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Posts Tagged ‘Georgia O’Keeffe’

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When I began art making in in 2006, I entertained a short period of thinking each rendering had to be of a different subject.  But I quickly realized how silly that was, having had some exposure to art history in college.  Didn’t Monet do a lot of haystacks?  And lilies?

And how about Degas with his ballerinas?  Winslow Homer at sea?  Not to mention (but I will) Georgia O’Keeffe with her massive flowers and striking New Mexico scenes.  Not that I am placing myself on a level with the above, but rather to simply say it is good to paint favorite subjects again and again.  Each work will differ from its predecessor, and there is infinite variety possible via palette, season, details, mood, and the list goes on.  Again and again.

I like to do waterfalls, ships in peril (I don’t want to BE on one, just to paint it), trees waving in the wind, adobe structures, gardens, bowls of fruit—and pots, pitchers, bottles, and jars often in the setting of a windowsill.  There is something about the bones of structure, even in the evanescent ideas I like to present.

At the top of the page you see what is one of my very first attempts at watercolor.  In a book, I’d found a repro of a painting by Fine Artist Jeanne Dobie, where she portrayed bottles in a window not by painting the bottles themselves but rather through showing the liquid color contents of the bottles surrounded by white paper representing light.  Pretty leaky bottles (mine—Jeanne’s were stunning).  But that was 2006 and it was what it was.

The next one down is a quick colored pencil sketch through the window of a rented condo in Santa Fe NM, where we spent a wonderful Easter week with our son, Karl, and his family in 2008.  The NM scene is followed by three more window bits with stuff in the windows, then followed by an albeit primitive and super child-like rendering of Milwaukee’s South Side as viewed through a lobby window at St Luke’s Hospital where my husband was undergoing cardiac care.  That painting, as odd as it is, is close to my heart because of the stressful time it represents in our family.  Painting IS therapeutic!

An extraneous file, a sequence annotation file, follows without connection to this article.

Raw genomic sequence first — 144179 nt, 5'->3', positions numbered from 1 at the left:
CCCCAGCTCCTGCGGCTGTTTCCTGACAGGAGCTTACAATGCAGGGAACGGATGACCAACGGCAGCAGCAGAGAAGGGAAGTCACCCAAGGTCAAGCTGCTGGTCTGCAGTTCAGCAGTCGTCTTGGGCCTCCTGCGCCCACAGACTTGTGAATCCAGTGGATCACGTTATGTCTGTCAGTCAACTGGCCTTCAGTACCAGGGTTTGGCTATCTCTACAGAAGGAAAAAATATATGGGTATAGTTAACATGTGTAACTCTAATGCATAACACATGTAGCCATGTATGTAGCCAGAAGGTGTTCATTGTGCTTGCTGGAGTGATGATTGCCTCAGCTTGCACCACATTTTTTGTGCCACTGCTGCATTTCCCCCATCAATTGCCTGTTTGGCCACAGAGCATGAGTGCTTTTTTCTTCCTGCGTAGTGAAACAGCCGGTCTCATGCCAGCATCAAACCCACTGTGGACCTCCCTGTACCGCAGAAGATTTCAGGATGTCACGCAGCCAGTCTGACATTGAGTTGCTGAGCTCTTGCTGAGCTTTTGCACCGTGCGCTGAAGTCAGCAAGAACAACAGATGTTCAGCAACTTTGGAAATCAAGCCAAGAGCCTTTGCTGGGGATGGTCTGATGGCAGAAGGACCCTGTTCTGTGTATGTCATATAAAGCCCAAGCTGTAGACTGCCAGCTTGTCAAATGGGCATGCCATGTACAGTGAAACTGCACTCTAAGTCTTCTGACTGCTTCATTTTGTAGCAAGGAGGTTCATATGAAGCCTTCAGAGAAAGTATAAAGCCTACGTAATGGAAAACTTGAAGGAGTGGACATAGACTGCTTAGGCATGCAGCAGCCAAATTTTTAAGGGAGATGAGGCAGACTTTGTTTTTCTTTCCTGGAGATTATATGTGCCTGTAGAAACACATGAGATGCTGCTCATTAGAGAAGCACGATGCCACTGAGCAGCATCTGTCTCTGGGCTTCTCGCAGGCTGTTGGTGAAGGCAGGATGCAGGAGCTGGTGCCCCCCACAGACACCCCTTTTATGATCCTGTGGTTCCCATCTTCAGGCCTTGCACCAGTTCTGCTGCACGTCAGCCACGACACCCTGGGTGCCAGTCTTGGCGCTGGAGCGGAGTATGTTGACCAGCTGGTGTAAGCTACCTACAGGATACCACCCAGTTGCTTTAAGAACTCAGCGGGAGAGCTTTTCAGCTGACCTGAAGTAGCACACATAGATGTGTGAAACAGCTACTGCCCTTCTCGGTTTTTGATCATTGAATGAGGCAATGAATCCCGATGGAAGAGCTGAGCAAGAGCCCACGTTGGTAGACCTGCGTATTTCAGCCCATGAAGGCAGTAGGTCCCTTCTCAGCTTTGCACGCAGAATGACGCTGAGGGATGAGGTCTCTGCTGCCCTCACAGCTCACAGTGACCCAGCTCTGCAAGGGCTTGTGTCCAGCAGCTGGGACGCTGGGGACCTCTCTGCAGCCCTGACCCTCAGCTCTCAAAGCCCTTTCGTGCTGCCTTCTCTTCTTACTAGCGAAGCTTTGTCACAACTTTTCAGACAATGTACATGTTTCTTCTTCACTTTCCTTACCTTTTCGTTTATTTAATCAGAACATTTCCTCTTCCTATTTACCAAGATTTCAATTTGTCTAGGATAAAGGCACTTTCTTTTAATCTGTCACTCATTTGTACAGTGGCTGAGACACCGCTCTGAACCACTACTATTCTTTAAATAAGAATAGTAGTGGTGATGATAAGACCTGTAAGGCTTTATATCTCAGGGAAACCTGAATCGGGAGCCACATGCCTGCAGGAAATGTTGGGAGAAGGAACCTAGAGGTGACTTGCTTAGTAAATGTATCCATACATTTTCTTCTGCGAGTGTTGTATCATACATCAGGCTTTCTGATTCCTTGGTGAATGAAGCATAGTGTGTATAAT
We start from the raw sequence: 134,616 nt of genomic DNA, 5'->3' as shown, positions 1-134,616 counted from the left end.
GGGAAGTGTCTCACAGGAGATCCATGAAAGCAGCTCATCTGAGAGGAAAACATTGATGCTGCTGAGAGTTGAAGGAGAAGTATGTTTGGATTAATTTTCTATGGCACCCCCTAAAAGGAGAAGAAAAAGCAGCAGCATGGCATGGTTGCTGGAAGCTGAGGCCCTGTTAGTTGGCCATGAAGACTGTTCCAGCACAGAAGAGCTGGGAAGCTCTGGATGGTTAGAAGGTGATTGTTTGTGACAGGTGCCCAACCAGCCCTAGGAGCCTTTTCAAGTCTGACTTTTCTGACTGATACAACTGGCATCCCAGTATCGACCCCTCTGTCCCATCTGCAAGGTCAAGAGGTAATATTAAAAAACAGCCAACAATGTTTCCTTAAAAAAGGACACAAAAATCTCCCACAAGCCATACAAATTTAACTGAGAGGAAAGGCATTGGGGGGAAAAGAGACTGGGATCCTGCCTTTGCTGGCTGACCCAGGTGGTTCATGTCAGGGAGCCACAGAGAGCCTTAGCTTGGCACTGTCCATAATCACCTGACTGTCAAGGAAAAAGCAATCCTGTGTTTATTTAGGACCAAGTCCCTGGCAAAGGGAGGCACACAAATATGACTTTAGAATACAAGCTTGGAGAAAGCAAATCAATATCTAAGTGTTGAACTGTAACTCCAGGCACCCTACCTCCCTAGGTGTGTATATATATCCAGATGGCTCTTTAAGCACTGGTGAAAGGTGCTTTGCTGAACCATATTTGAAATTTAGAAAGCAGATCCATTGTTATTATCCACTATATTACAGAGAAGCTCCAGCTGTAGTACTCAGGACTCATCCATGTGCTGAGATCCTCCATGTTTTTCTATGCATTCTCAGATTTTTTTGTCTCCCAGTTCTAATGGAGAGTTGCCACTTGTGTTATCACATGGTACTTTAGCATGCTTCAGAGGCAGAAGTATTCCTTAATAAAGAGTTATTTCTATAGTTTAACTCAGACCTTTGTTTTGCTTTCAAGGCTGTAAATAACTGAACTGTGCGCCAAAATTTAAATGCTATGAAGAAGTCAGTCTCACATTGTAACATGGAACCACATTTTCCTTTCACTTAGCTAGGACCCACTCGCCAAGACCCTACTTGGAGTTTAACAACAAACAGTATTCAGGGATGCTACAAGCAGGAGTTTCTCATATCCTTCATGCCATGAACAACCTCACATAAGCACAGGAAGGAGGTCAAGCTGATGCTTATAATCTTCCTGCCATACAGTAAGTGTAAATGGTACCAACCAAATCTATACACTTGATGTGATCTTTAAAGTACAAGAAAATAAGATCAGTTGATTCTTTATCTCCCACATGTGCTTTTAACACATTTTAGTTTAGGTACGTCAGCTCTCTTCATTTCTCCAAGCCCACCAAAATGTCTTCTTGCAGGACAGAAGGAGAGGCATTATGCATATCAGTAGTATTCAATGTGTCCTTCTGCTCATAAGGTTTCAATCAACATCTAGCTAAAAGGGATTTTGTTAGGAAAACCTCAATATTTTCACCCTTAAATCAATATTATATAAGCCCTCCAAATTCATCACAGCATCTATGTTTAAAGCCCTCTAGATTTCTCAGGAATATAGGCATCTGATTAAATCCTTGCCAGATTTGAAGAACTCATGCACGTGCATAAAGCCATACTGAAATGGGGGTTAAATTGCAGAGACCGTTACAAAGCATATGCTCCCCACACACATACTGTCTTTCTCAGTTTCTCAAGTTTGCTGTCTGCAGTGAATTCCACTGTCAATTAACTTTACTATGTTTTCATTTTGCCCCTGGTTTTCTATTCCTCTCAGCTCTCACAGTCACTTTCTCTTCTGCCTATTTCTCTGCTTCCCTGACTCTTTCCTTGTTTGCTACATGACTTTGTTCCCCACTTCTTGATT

The domes of Milwaukee’s South Side, historically Polish and Serbian, are followed by a 2013 window scene—getting just a little bit more presentable.  Then comes a 2016 scene which I like a lot.  The print doesn’t do the painting justice, as in real life the colors and shine are noteworthy—and so is the real life size, which is 20″ x 24″.  I like wet, blurry effect, which was achieved with Gum Arabic.  (I tend to get that name mixed up with what I put in my gluten-free baking:  Xanthum Gum.  I hope I don’t get the gums mixed up in the cookies!))

One more of blurry bottles.  I like the frayed and fringy effect in the yellow/purple on the right side—produced by wet color introduced alongside another, slightly drying paint.  This works best on wet paper, and I love it even though it drives some watercolorists crazy.

And finally, the 12″ x 16″ pictured below is my very latest studio creation.  The wood on the window was textured by dropping Winsor & Newton Texture Medium onto the wet paint with a pipette or medicine dropper—one more tool of the trade available with acrylic ink bottles, or from your local pharmacist.

Since I will probably go on doing window scenes, along with Peril at Sea, etc., I am covering the latest in this series with one name, “Dans la Fenêtre”—because I am besotted with the FRENCH LANGUAGE (in which my proficiency is nearly zero on a scale from one to ten.  🙂

Margaret L. Been — March 18, 2018